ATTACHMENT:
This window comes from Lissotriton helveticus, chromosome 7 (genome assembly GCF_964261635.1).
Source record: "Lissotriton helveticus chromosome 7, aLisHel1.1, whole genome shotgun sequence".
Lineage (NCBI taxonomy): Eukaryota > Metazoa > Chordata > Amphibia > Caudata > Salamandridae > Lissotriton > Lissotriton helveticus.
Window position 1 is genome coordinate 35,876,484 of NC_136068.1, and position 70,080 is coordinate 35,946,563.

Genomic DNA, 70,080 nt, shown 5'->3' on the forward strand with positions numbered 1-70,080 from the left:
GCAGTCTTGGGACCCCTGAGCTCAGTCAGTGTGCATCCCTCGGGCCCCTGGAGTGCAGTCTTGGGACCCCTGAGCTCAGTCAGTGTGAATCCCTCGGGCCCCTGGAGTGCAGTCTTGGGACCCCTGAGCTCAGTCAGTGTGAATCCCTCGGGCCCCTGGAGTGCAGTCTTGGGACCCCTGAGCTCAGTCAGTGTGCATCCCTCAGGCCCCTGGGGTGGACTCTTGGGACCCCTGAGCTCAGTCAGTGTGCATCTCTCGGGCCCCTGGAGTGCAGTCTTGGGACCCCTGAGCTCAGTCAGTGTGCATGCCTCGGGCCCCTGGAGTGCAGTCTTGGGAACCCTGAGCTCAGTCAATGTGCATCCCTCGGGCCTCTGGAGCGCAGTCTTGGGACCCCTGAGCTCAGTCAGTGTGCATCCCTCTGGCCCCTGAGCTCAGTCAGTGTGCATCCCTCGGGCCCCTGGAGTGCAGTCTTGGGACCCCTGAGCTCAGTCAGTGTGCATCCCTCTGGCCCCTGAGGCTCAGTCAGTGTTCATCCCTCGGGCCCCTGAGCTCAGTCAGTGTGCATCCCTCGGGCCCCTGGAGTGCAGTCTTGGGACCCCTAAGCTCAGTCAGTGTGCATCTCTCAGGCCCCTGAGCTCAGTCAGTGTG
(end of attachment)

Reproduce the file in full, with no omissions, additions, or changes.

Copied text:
This window comes from Lissotriton helveticus, chromosome 7 (genome assembly GCF_964261635.1).
Source record: "Lissotriton helveticus chromosome 7, aLisHel1.1, whole genome shotgun sequence".
Lineage (NCBI taxonomy): Eukaryota > Metazoa > Chordata > Amphibia > Caudata > Salamandridae > Lissotriton > Lissotriton helveticus.
Window position 1 is genome coordinate 35,876,484 of NC_136068.1, and position 70,080 is coordinate 35,946,563.

Genomic DNA, 70,080 nt, shown 5'->3' on the forward strand with positions numbered 1-70,080 from the left:
GCAGTCTTGGGACCCCTGAGCTCAGTCAGTGTGCATCCCTCGGGCCCCTGGAGTGCAGTCTTGGGACCCCTGAGCTCAGTCAGTGTGAATCCCTCGGGCCCCTGGAGTGCAGTCTTGGGACCCCTGAGCTCAGTCAGTGTGAATCCCTCGGGCCCCTGGAGTGCAGTCTTGGGACCCCTGAGCTCAGTCAGTGTGCATCCCTCAGGCCCCTGGGGTGGACTCTTGGGACCCCTGAGCTCAGTCAGTGTGCATCTCTCGGGCCCCTGGAGTGCAGTCTTGGGACCCCTGAGCTCAGTCAGTGTGCATGCCTCGGGCCCCTGGAGTGCAGTCTTGGGAACCCTGAGCTCAGTCAATGTGCATCCCTCGGGCCTCTGGAGCGCAGTCTTGGGACCCCTGAGCTCAGTCAGTGTGCATCCCTCTGGCCCCTGAGCTCAGTCAGTGTGCATCCCTCGGGCCCCTGGAGTGCAGTCTTGGGACCCCTGAGCTCAGTCAGTGTGCATCCCTCTGGCCCCTGAGGCTCAGTCAGTGTTCATCCCTCGGGCCCCTGAGCTCAGTCAGTGTGCATCCCTCGGGCCCCTGGAGTGCAGTCTTGGGACCCCTAAGCTCAGTCAGTGTGCATCTCTCAGGCCCCTGAGCTCAGTCAGTGTG